The BIO International Convention helps to support the association’s programs and initiatives. BIO works throughout the year to create a policy environment that enables the industry to continue to fulfill its vision of bettering the world through biotechnology innovation.  For additional attendee and exhibitor information, please visit http://convention.bio.org.

For detailed descriptions and a full program, please visit http://convention.bio.org.

Advance media registration for the 2011 BIO International Convention is now open and will be available online through June 17, 2011. To register in advance, please visit http://convention.bio.org/media.

BIO submits comments on Australian Senate Patent Amendment

The Australian Senate has proposed the Patent Amendment (Human Genes and Biological Materials) Bill 2010 that aims to ban ‘gene patents’

From the BIO Submission to Australian Senate Legal Committee on Patent Amendment:

This amendment would exclude from patent protection “any” biological material, whether a human gene or otherwise, that is substantially identical to a naturally-occuring biological material.  Specifically, the amendment states that the following materials would be catergorically declared unpatentable:

            “biological materials including their components and derivatives, whether isolated or purified or not and however made, which are identical or substantially identical to such materials as they exist in nature.”

“Biological materials” broadly “include,” but apparently not limited to, such fundamental biotechnology building blocks as “DNA, RNA, proteins, cells and fluids.”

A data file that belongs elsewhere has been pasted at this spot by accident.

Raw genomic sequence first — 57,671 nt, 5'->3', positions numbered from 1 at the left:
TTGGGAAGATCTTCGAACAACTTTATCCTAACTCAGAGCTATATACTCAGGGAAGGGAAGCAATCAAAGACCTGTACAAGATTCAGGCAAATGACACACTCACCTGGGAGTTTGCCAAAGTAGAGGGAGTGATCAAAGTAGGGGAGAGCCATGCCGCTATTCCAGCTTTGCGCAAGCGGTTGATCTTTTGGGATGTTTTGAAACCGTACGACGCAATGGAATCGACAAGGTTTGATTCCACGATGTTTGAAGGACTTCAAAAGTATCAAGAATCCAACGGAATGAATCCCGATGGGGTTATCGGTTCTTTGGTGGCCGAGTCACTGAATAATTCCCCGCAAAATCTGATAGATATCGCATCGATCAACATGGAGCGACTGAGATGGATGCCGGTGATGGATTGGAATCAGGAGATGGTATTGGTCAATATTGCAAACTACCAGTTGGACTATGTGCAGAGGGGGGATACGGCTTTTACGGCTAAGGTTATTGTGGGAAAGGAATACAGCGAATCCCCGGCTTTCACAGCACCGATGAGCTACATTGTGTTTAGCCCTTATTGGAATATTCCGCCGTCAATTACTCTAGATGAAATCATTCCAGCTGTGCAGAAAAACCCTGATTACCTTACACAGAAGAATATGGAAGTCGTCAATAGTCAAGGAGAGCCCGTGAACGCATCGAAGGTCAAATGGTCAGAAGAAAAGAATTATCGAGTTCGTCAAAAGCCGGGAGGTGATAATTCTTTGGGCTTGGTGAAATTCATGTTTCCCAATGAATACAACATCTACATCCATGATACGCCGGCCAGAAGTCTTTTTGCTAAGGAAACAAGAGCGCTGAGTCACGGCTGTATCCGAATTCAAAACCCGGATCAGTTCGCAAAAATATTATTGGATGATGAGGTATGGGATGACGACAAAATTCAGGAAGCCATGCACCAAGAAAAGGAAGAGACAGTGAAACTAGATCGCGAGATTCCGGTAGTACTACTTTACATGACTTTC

As almost any biological material can be said to be “substantially identical” to some other natural biological material, this change would have the effect of banning large swaths of previously patentable innovative biological discoveries – thus, removing the protection needed to incentivize investment in biotechnology-related innovation in drugs and biological therapies, preventative treatments such as vaccines, animal healthcare products, renewable energy production and other “green” technologies, environmental mitigation and remediation, biodiversity, farming, food, nutrition, household cleaners, and industrial fermentation for food and fuel production.
BIO and its members believe that excluding biological inventions from patent protection is inconsistent with the demonstrated evidence of social benefit from isolating and purifying active compounds from previously ineffective mixtures occurring in nature. For example, the invention of isolated polymerase from certain thermophilic bacteria has provided valuable methods for amplifying DNA that enables forensic DNA analysis to establish guilt or innocence of crimes, the development of life-saving medical diagnostics, and molecular breeding for improved plants. If the amendment had been law, it would have prevented the patenting – and thus development – of significant advances in human health, like purified insulin, adrenaline, and antibiotics; vitamin D and B-12 compositions; human growth hormone; erythropoietin, and numerous vaccines and anti-cancer treatments on the market today.

Accordingly, BIO believes that this amendment, if adopted, would fail to affect its intended purpose of advancing medical and scientific research and the diagnosis and cure of human illness and disease. Indeed, it would slow such progress immeasurably. The public demands continuing the patent incentive for such biologic innovation.